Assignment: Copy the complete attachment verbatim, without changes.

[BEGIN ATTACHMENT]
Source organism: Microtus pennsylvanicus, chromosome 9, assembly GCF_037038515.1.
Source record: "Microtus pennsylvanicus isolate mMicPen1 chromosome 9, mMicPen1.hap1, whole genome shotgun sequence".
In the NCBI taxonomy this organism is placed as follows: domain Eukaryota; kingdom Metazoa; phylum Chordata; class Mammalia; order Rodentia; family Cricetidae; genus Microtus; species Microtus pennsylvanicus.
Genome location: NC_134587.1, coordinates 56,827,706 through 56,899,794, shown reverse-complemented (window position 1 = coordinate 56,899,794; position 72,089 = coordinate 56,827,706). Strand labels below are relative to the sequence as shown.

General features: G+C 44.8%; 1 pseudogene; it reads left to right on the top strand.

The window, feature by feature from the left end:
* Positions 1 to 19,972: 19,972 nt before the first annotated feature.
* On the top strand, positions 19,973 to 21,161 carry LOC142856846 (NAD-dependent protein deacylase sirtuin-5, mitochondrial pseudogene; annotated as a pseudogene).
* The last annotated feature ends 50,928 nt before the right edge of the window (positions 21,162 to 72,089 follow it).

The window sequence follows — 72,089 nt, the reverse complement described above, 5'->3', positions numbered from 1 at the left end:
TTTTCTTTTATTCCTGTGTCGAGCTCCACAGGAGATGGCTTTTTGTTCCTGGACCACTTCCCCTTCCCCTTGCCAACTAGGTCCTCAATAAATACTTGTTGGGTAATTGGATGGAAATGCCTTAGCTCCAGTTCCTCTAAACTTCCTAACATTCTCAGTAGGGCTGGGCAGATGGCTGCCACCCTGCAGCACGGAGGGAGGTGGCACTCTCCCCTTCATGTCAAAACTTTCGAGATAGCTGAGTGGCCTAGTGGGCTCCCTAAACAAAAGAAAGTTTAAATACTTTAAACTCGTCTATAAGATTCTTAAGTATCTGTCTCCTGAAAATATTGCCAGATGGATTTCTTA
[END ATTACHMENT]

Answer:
Source organism: Microtus pennsylvanicus, chromosome 9, assembly GCF_037038515.1.
Source record: "Microtus pennsylvanicus isolate mMicPen1 chromosome 9, mMicPen1.hap1, whole genome shotgun sequence".
In the NCBI taxonomy this organism is placed as follows: domain Eukaryota; kingdom Metazoa; phylum Chordata; class Mammalia; order Rodentia; family Cricetidae; genus Microtus; species Microtus pennsylvanicus.
Genome location: NC_134587.1, coordinates 56,827,706 through 56,899,794, shown reverse-complemented (window position 1 = coordinate 56,899,794; position 72,089 = coordinate 56,827,706). Strand labels below are relative to the sequence as shown.

General features: G+C 44.8%; 1 pseudogene; it reads left to right on the top strand.

The window, feature by feature from the left end:
* Positions 1 to 19,972: 19,972 nt before the first annotated feature.
* On the top strand, positions 19,973 to 21,161 carry LOC142856846 (NAD-dependent protein deacylase sirtuin-5, mitochondrial pseudogene; annotated as a pseudogene).
* The last annotated feature ends 50,928 nt before the right edge of the window (positions 21,162 to 72,089 follow it).

The window sequence follows — 72,089 nt, the reverse complement described above, 5'->3', positions numbered from 1 at the left end:
TTTTCTTTTATTCCTGTGTCGAGCTCCACAGGAGATGGCTTTTTGTTCCTGGACCACTTCCCCTTCCCCTTGCCAACTAGGTCCTCAATAAATACTTGTTGGGTAATTGGATGGAAATGCCTTAGCTCCAGTTCCTCTAAACTTCCTAACATTCTCAGTAGGGCTGGGCAGATGGCTGCCACCCTGCAGCACGGAGGGAGGTGGCACTCTCCCCTTCATGTCAAAACTTTCGAGATAGCTGAGTGGCCTAGTGGGCTCCCTAAACAAAAGAAAGTTTAAATACTTTAAACTCGTCTATAAGATTCTTAAGTATCTGTCTCCTGAAAATATTGCCAGATGGATTTCTTA